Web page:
Ahmed Foods – Zaiqay Ki Zubaan
Not many people had heard of Ahmed Foods until this TVC started to air; the fact that it featured a hearing and speech impaired woman who uses her cooking skills to communicate (and shame her judgmental neighbours in the process) was heart-warming to say the least. The TVC drove home the fact that advertising in Pakistan is slowly – but surely – moving towards inclusivity.
Agency: Wide Angle Films
Gillette: The Best Men Can Be
This Gillette ad turned the company’s well known tagline ‘The Best A Man Can Get’ to ‘The Best Men Can Be’. The ad sparked controversy, as many people (mostly men, of course) felt it showed men in a negative light, as the communication highlighted several types of negative behaviours associated with men, such as bullying or sexual harassment with the oft repeated justification of ‘boys will be boys’.
Kingtox: Dimagh Ke Keray Ke Ilawa Har Keray Ko Maray
We all have keeras (innate tendencies to get irritated by seemingly innocuous things) and this was the insight that led to the creation of this ad. It is to Kingtox’s credit that they were able to create a memorable piece of communication using subtle humour rather than opting for the overused mechanism of showing flies and cockroaches killed by using a spray.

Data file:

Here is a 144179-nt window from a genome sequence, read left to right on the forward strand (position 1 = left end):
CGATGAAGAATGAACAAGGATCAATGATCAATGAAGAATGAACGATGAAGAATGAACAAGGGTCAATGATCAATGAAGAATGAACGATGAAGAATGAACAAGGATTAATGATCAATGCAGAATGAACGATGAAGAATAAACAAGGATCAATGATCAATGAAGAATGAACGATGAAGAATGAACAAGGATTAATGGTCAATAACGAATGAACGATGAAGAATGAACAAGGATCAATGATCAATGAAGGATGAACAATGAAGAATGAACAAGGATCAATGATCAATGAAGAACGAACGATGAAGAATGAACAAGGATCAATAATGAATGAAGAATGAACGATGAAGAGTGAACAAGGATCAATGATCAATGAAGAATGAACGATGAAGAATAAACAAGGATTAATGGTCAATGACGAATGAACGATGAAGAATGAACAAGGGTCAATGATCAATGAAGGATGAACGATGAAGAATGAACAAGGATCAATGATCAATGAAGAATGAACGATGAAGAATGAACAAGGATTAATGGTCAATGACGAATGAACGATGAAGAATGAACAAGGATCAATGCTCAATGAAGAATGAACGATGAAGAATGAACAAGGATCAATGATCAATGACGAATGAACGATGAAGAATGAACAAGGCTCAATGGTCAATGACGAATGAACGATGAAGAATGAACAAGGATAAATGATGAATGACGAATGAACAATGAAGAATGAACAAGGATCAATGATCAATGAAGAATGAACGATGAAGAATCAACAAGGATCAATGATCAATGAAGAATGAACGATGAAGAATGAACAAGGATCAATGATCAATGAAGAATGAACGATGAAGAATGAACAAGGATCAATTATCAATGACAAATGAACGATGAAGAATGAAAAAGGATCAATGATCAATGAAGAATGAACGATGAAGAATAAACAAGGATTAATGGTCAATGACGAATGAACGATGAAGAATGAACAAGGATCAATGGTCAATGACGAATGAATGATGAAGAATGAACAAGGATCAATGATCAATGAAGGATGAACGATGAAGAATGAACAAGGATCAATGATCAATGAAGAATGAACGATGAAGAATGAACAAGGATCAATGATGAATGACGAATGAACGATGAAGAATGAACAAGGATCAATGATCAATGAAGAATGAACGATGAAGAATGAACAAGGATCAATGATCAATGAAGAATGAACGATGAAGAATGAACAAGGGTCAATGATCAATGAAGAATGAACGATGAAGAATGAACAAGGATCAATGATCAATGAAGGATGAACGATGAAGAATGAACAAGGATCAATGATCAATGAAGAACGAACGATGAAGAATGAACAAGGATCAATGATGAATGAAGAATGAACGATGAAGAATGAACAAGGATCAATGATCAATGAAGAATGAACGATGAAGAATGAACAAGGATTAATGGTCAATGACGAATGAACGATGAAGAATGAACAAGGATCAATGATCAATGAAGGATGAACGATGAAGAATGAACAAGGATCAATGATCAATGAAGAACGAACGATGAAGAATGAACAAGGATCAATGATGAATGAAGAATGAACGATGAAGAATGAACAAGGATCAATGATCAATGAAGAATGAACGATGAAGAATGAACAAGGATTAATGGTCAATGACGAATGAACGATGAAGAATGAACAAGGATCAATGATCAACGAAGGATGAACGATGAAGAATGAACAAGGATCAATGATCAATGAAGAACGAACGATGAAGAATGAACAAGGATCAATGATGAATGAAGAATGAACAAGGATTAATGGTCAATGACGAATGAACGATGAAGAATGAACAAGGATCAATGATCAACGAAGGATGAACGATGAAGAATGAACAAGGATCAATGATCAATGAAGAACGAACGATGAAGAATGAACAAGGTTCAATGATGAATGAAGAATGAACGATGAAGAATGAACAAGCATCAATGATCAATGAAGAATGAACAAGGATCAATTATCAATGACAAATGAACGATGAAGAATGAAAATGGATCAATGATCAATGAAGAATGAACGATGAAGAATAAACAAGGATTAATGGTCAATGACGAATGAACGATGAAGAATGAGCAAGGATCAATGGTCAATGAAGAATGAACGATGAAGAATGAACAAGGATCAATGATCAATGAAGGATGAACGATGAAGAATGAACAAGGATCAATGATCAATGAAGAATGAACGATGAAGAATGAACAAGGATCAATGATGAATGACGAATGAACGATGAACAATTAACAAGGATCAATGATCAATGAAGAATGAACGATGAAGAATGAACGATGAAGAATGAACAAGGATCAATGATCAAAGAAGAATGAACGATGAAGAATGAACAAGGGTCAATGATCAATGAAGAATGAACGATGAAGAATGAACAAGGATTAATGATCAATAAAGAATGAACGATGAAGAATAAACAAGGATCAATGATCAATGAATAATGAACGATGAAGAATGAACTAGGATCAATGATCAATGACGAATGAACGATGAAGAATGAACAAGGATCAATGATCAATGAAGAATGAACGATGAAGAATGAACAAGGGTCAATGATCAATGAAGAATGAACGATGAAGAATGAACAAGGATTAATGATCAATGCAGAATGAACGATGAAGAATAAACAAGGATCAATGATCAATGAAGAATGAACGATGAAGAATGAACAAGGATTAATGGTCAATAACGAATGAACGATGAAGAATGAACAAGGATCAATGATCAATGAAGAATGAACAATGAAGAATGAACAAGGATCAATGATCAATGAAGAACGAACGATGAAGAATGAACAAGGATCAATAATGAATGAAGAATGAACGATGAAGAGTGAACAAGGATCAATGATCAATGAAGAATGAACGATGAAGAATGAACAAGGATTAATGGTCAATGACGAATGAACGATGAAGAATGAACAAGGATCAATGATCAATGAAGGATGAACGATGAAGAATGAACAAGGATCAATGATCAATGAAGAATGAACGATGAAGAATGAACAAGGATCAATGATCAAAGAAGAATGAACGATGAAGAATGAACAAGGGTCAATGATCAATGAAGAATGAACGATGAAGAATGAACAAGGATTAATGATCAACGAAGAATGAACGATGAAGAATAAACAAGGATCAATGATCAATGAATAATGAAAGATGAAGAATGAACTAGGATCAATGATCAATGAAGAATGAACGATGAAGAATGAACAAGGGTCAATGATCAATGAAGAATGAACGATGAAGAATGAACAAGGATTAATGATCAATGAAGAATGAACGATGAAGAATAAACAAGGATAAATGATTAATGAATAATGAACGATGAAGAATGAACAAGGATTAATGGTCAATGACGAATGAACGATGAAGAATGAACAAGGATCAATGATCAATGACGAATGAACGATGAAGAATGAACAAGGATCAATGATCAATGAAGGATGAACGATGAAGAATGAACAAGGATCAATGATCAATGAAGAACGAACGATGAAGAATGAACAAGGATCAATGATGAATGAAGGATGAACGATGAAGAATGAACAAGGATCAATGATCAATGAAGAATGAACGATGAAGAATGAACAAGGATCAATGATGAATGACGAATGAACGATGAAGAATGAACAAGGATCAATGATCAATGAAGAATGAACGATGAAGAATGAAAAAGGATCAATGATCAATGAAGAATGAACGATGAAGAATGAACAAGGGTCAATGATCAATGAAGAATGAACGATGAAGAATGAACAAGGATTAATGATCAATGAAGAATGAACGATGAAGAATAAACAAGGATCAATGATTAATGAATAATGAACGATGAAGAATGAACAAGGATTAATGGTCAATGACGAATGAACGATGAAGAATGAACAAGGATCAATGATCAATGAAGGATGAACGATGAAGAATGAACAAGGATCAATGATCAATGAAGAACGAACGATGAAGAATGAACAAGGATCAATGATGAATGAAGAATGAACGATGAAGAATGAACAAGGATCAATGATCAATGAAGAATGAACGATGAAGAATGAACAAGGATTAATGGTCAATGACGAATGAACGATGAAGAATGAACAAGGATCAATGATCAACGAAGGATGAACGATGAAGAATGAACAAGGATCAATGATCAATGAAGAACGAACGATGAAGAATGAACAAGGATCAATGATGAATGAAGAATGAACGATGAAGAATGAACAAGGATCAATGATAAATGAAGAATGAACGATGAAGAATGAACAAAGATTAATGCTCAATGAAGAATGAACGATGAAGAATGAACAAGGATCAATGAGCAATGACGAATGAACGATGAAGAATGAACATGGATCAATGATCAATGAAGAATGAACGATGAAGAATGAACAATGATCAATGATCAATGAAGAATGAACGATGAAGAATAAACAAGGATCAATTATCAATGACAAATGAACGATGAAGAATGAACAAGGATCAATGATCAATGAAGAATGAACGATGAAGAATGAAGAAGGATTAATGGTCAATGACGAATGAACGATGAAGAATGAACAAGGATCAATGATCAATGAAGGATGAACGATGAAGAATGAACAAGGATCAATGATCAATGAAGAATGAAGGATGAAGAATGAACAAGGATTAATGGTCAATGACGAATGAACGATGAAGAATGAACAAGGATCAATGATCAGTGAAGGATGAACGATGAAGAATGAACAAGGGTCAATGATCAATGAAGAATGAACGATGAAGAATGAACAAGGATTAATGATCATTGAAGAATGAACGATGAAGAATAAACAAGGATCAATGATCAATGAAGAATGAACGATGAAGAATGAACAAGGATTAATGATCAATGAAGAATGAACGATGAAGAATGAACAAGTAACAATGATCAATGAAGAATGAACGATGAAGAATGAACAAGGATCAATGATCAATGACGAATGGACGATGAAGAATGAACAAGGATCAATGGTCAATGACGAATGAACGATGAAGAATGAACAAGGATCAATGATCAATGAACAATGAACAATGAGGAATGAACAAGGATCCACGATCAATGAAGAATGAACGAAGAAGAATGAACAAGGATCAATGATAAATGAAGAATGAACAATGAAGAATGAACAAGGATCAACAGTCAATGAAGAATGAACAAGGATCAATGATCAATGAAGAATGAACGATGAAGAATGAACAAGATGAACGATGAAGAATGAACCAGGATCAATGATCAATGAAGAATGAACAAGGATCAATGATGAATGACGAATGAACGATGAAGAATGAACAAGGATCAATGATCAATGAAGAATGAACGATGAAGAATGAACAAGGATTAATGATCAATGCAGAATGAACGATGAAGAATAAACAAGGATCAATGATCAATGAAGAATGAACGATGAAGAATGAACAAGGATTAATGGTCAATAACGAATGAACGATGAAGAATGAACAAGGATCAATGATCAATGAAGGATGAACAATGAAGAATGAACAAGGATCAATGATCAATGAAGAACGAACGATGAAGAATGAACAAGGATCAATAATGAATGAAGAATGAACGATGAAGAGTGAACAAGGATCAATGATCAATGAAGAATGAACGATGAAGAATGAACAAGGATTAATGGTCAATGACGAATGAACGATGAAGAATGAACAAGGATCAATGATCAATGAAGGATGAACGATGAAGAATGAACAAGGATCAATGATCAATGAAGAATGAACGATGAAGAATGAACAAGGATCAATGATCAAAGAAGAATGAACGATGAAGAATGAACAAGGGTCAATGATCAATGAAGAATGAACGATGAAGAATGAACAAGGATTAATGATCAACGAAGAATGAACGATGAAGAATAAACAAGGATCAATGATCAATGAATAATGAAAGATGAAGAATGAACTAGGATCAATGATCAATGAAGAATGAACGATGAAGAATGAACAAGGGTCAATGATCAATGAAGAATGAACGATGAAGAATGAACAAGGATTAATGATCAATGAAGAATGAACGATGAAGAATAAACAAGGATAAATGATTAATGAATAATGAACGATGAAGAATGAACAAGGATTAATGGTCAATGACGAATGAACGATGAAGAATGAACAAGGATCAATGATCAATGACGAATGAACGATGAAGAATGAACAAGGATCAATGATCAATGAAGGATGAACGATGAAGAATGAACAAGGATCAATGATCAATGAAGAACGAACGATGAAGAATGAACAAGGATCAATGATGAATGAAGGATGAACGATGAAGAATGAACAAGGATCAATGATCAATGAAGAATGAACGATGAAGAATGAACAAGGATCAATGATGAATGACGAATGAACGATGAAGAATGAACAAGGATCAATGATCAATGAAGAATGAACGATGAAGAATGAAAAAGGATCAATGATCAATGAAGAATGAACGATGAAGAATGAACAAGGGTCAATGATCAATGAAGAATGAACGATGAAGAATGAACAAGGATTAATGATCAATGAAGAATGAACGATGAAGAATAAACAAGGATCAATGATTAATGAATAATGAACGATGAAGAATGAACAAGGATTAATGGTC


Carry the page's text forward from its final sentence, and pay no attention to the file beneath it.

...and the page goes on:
Agency: Arrey Wah
Diamond Supreme Foam: Papa Jaani
The Diamond Supreme foam ad, now infamously referred to as Papa Jaani was brilliant. (The fact that they were sued by Molty Foam helped increase the campaign’s visibility.) However, like most mattress ads, this one too begged the question: where on earth are the bedsheets?
Agency: Orientm McCann
Soya Supreme: Thora Aur Khao
Two words: catchy jingle. Whether this ad is playing on TV or the radio, its “Thora aur khao” (our oil is so healthy you can afford to eat a little more) jingle immediately makes you want to sing along. The high quality food shots and fast-paced tempo help to make our mouths water. Funnily enough, Dalda’s latest campaign had a similar theme, which failed to impress. Why? It was preaching rather than singing, perhaps?
PepsiCo: Pepsi Black
From the youngest female MMA fighter of Pakistan (Anita Karim) to a winning band member in Pepsi Battle of the Bands Season 2 (Vais Khan), Pepsi launched their ‘bold’ new drink, Pepsi Black – with new faces and a motivating vibe. Not only does the TVC encourage youngsters to pursue their ambitions, it commends the five new faces for their hard work, fervour and success in their respective fields.
Agency: IAL Saatchi & Saatchi
Nike: Dream Crazier
With an indirect play on the words ‘she is crazy’ and their history of highlighting the accomplishments of extraordinary athletes, Nike does it again. They focus on the emotional outbursts of female athletes during competitions, pointing out society’s hypocrisy when it criticises women for showing emotion (after a major win or when a bad call is made) but have no issues when men do the same.
Agency: Wieden + Kennedy
Kia Sportage 2019: Different is Good
As non-marriage related father-daughter ads are popping up in different brand communications, Kia Motors too has taken a leaf out of this book. Although the VO lacks in terms of delivery, the script and cinematography (father and daughter playing together, the city shots) make up for it, leaving audiences with a smile on their faces (and more than a little relief that the topic of marriage did not appear anywhere).
Agency: MullenLowe Rauf